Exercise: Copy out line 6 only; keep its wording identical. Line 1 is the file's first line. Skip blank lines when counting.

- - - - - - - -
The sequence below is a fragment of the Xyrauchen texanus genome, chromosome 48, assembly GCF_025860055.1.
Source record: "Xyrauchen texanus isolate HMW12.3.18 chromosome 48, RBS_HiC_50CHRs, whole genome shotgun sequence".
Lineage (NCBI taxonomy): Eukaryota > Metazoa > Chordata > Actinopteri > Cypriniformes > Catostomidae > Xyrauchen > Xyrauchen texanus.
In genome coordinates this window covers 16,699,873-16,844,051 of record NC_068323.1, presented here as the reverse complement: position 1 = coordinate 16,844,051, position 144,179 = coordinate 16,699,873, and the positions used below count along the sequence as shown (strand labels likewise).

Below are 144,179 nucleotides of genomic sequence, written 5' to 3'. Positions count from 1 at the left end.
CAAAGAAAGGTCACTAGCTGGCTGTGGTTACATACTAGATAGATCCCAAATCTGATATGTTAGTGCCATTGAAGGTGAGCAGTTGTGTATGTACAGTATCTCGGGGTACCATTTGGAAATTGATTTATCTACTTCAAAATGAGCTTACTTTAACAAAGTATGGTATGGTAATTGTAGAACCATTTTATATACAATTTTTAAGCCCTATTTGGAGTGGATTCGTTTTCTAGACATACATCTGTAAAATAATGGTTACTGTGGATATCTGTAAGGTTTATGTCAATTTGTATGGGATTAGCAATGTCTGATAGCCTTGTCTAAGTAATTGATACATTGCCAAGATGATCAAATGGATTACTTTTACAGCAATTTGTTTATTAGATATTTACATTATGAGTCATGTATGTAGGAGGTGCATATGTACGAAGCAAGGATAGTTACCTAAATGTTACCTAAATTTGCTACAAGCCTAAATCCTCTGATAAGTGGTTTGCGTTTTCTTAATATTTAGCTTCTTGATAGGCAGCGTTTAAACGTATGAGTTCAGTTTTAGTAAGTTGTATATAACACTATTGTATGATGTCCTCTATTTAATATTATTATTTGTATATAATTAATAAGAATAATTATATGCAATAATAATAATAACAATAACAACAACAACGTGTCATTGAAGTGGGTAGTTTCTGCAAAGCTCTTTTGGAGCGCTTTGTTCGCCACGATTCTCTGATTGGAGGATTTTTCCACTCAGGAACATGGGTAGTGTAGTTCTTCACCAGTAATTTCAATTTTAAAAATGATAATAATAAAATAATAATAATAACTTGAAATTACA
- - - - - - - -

CAAAGAAAGGTCACTAGCTGGCTGTGGTTACATACTAGATAGATCCCAAATCTGATATGTTAGTGCCATTGAAGGTGAGCAGTTGTGTATGTACAGTATCTCGGGGTACCATTTGGAAATTGATTTATCTACTTCAAAATGAGCTTACTTTAACAAAGTATGGTATGGTAATTGTAGAACCATTTTATATACAATTTTTAAGCCCTATTTGGAGTGGATTCGTTTTCTAGACATACATCTGTAAAATAATGGTTACTGTGGATATCTGTAAGGTTTATGTCAATTTGTATGGGATTAGCAATGTCTGATAGCCTTGTCTAAGTAATTGATACATTGCCAAGATGATCAAATGGATTACTTTTACAGCAATTTGTTTATTAGATATTTACATTATGAGTCATGTATGTAGGAGGTGCATATGTACGAAGCAAGGATAGTTACCTAAATGTTACCTAAATTTGCTACAAGCCTAAATCCTCTGATAAGTGGTTTGCGTTTTCTTAATATTTAGCTTCTTGATAGGCAGCGTTTAAACGTATGAGTTCAGTTTTAGTAAGTTGTATATAACACTATTGTATGATGTCCTCTATTTAATATTATTATTTGTATATAATTAATAAGAATAATTATATGCAATAATAATAATAACAATAACAACAACAACGTGTCATTGAAGTGGGTAGTTTCTGCAAAGCTCTTTTGGAGCGCTTTGTTCGCCACGATTCTCTGATTGGAGGATTTTTCCACTCAGGAACATGGGTAGTGTAGTTCTTCACCAGTAATTTCAATTTTAAAAATGATAATAATAAAATAATAATAATAACTTGAAATTACA